at my HeNe laser and I know that the laser didn’t change cause I can still take those measurments – but now it appears the way a green laser pointer looks – the other option is I notice that the sky is now perceived in a different way it appears to be what I call red – so my conscious visual perception seems to have changed assuming the physics of the world has not changed*** Furthermore, we discover that no physical changes have occurred in our brains or bodies that would explain this phenomenon. ** this again is a big leap – since I don’t know the neural code and certainly don’t have a model for how glia cells could be computing etc – so to suggest that I have a means to find out that NO CHANGES have occurred is beyond me – I don’t believe qualia are magic – but I don’t know how they are generated via neurons / chemicals / glia etc but I do believe that are computed in the meat** Supporters of the existence of qualia argue that, since we can imagine this happening without contradiction, it follows that we are imagining a change in a property that determines the way things look to us, but that has no physical basis. *** be careful here – I’m not saying it has no physical basis – I think it would have to – but the point is there is no way making physical measurements that I can know what it is like for you to experience one of these states – I can imagine taking physical measurments and deducing what you will say – but not taking physical measurements and knowing what it is like for you to experience that stimuli consciously ***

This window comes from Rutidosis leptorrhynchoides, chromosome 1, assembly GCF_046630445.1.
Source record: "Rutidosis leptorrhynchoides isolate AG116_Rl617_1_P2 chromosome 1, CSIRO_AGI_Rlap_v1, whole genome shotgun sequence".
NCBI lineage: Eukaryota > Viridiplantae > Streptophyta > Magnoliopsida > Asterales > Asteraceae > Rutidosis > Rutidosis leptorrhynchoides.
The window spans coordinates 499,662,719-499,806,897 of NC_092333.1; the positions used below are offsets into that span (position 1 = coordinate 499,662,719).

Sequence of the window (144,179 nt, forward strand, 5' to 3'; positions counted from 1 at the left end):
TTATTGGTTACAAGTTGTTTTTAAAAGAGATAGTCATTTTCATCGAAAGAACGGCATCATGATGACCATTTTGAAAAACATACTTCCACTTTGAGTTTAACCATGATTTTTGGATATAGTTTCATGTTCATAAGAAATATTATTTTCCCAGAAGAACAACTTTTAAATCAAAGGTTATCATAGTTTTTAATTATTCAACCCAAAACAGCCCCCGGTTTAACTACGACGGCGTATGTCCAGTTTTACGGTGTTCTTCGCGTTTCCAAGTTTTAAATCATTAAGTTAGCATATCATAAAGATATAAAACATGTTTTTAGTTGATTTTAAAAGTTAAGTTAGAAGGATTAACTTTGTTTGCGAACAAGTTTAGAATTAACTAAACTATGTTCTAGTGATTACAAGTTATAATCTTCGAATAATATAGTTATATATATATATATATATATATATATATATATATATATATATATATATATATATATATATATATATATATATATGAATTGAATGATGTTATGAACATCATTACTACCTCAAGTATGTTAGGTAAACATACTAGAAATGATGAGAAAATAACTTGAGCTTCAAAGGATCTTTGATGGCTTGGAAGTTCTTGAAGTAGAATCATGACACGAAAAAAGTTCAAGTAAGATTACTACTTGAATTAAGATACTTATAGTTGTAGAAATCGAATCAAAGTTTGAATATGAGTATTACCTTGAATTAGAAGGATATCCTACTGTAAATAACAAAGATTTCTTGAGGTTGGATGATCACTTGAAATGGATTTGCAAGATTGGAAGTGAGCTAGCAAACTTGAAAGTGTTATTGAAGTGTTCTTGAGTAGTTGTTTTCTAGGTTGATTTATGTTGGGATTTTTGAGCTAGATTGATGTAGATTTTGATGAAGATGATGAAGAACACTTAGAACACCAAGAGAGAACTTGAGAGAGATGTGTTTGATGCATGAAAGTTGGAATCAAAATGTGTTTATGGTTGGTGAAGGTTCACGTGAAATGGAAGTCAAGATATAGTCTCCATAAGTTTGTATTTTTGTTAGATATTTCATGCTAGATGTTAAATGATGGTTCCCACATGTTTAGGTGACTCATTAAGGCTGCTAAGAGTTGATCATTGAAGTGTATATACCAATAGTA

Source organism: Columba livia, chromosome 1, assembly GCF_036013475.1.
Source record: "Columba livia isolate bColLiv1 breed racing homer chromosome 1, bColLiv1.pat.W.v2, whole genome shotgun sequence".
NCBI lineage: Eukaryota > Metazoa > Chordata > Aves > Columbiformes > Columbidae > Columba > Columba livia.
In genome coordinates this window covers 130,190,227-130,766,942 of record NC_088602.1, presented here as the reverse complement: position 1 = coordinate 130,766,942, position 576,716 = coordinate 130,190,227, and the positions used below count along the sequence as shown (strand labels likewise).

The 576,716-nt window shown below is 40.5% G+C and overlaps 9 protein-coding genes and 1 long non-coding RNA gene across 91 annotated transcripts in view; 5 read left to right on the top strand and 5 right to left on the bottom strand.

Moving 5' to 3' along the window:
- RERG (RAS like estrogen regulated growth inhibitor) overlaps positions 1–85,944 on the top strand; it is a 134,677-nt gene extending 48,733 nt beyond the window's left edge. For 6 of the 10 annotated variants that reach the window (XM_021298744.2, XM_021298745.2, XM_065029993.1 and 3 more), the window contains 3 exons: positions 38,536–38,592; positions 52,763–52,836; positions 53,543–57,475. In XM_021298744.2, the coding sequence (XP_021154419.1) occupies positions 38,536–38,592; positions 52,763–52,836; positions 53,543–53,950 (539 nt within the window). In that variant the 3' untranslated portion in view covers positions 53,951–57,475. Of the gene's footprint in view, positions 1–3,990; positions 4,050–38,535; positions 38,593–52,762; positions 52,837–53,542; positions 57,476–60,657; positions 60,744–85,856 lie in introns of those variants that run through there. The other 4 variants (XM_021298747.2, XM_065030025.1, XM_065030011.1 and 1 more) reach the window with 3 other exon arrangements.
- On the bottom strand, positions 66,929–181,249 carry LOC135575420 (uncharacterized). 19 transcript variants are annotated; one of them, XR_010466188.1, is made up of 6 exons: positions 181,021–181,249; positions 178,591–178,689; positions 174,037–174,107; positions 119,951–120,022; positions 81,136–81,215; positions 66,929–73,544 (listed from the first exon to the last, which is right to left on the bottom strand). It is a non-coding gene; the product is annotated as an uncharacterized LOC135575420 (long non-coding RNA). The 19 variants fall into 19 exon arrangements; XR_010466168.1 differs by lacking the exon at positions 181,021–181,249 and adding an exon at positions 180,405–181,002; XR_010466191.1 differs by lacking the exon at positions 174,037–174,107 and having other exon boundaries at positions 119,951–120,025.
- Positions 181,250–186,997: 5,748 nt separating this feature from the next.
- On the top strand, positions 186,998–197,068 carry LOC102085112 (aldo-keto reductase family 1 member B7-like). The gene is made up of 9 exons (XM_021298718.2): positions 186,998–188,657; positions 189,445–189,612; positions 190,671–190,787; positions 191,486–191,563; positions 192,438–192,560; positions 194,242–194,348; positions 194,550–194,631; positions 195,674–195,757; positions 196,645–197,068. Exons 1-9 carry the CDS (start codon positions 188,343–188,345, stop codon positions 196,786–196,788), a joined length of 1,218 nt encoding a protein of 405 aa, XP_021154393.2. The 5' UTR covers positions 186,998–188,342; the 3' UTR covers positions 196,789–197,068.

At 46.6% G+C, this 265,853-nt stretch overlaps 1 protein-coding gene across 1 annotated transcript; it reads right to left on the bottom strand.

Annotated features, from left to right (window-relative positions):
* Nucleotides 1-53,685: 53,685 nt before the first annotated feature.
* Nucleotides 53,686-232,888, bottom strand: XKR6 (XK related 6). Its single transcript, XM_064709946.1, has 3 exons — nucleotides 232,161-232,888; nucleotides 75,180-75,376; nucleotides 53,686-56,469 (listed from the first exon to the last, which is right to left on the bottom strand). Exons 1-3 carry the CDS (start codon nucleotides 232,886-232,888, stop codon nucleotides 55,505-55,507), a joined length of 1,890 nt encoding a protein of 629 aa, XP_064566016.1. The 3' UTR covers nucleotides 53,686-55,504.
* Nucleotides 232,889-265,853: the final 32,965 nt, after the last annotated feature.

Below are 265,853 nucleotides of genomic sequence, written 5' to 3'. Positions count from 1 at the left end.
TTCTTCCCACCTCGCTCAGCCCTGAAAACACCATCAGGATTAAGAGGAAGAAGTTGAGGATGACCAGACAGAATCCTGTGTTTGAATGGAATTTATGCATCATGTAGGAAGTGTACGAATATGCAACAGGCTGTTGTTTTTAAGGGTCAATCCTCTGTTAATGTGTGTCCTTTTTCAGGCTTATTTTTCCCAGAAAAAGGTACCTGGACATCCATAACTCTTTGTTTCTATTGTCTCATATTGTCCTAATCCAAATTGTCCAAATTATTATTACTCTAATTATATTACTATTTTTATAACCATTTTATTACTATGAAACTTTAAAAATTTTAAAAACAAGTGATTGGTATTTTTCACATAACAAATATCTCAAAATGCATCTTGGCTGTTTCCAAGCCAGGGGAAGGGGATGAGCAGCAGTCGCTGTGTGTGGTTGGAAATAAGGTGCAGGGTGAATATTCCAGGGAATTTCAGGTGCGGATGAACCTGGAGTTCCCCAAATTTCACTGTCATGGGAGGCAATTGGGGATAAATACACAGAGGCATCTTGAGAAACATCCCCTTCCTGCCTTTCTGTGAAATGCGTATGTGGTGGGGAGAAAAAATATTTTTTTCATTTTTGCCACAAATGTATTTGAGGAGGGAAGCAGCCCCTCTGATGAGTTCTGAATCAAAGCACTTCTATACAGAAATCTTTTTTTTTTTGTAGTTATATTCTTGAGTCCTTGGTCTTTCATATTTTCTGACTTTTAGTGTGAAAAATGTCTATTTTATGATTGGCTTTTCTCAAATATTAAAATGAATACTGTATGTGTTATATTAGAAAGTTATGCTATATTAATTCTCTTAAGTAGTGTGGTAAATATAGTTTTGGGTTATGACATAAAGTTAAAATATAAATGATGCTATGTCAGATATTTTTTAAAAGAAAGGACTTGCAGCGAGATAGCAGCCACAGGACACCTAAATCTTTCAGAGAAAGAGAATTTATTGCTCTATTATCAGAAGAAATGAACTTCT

Decision quality: Below was the discussion I started last week on the units of decision quality – and it led me to conclude that you can’t speak of decision quality like you can’t speak of data or information or situations in general without defining the agent that they are being discussed
with respect to – decision quality is a quale – so you have to speak of the representation / agent that is computing it and thus define the representation and thus the units for that representation – I can imagine an agent that is computing decision quality and using as its representation a = A/ta as below – that agent judges that a correct answer was found for the set of problems it is assessing and were found in a given amount of time – it therefore defines the situation/quale of decision quality based on establishing the relationships between answer generating agents by that measure – they can be related by defining the axes of the decisions evaluated over and their respective performance as measured by that agent – another agent that is differently instantiated might measure decision quality for the same set of problems completely differently – the answers could be based upon that agents assessment of one answer being better than another purely based upon how much it costs to achieve the answer …